One of the biggest debate-inducing topics in sports media are MLS ratings and when if ever they might begin to see some upward trends. Last season brought a new television contract, a significant rise in rights fees, and (finally) consistent broadcast windows across ESPN and Fox Sports that allow soccer fans to know when games will actually be televised.
Last year the strategy worked. ESPN saw ratings increase 4%, FS1 saw a 40% increase over NBCSN, and Unimas games were up 3%.
Would the positive momentum continue in 2016? So far the answer is yes.
Around last week’s All-Star Game, ESPN announced that its MLS ratings were up an impressive 32% so far through the 2016 season:
Leading up to the 2016 MLS All-Star Game, this year’s Major League Soccer matches on ESPN and ESPN2 have delivered an average audience of 312,000 viewers (227,000 household impressions), an increase of 32 percent in viewers (235,000) and 44 percent in television homes (158,000) from the same period in 2015. On WatchESPN, the E1/E2 average minute audience to-date this season is 12,000, an increase of 127 percent increase over 5,000 in 2015.
ESPN Deportes is seeing a 44 percent audience increase with an average 46,000 Hispanic viewers year-to-date in 2016, compared to 32,000 in 2015. Spanish language telecasts on WatchESPN had an increase of 20 percent in average minute audience to-date this season vs 2015.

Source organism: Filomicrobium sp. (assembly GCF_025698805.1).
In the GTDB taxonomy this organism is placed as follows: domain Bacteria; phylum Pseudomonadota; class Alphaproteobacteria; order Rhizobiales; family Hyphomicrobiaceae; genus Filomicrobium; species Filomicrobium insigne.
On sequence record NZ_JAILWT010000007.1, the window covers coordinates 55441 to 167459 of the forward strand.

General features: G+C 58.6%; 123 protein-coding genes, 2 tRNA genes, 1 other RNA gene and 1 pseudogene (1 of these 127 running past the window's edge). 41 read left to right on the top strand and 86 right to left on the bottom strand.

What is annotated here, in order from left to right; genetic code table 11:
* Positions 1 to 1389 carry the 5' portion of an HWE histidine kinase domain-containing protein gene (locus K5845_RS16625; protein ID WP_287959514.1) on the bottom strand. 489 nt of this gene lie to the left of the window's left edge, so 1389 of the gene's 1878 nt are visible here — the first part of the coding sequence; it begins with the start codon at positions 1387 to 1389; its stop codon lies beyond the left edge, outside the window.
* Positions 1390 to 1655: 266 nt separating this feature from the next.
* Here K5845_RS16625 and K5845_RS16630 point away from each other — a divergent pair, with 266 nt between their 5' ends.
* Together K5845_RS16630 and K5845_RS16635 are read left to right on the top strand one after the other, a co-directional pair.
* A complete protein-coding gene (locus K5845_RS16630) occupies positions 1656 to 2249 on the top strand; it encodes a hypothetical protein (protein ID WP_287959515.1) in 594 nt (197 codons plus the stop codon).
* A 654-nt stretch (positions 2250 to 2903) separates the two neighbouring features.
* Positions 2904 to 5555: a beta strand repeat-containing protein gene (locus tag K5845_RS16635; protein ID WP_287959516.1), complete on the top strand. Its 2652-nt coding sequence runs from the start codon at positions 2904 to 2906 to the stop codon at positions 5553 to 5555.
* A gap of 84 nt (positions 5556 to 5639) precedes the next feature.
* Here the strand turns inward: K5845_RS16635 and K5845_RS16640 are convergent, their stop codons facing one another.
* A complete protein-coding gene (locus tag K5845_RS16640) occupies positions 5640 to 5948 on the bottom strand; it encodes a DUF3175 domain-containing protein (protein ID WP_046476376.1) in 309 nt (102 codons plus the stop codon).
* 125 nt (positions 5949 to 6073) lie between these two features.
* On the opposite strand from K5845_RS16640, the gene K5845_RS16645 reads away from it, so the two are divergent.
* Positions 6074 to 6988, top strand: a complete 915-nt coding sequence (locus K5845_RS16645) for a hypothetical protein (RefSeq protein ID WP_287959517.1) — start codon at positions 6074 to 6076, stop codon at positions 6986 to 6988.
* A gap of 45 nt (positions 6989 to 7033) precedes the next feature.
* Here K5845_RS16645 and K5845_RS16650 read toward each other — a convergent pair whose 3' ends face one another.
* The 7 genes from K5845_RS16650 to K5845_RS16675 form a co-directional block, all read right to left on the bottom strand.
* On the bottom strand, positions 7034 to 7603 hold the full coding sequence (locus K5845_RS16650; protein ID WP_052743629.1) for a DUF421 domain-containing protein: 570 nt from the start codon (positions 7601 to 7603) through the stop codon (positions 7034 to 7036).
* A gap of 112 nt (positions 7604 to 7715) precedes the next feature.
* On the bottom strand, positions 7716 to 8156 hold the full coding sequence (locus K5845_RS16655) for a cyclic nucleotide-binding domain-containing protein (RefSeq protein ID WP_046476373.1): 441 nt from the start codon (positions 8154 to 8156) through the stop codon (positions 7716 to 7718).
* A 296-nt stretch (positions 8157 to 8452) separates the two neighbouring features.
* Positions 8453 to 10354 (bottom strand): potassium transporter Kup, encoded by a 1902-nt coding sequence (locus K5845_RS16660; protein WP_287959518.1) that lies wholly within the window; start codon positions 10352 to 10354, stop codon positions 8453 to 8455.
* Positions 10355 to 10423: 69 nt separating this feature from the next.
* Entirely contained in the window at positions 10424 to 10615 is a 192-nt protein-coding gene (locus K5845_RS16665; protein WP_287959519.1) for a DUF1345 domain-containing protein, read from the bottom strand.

“As we enter the All Star break, we are delighted to see such substantial year over year gains in audience across ESPN platforms and in key demographics for Major League Soccer,” said Scott Guglielmino, ESPNSenior Vice President, Programming and Acquisitions. “We look forward to continue working with Major League Soccer to keep up the momentum as we enter a very busy Fall sports calendar.”
As for the All-Star Game itself, it was actually down in ratings from last year on FS1 but rose in combined audience between ESPN and Unimas with an average of 873,000.
ESPN’s most-watched regular season telecast came on June 25 when a matchup between NYCFC and Seattle Sounders drew 616,000 viewers.
ESPN and MLS can certainly be encouraged by the decent jump in ratings. It has to be a long-term vision for the league and its television partners to continue to grow these audiences so they can compete with the big European leagues. If they can keep the consistent broadcast windows and keep showcasing the entire league to fans, then by the end of this rights deal, MLS could be in a much better position as a league and as a TV product.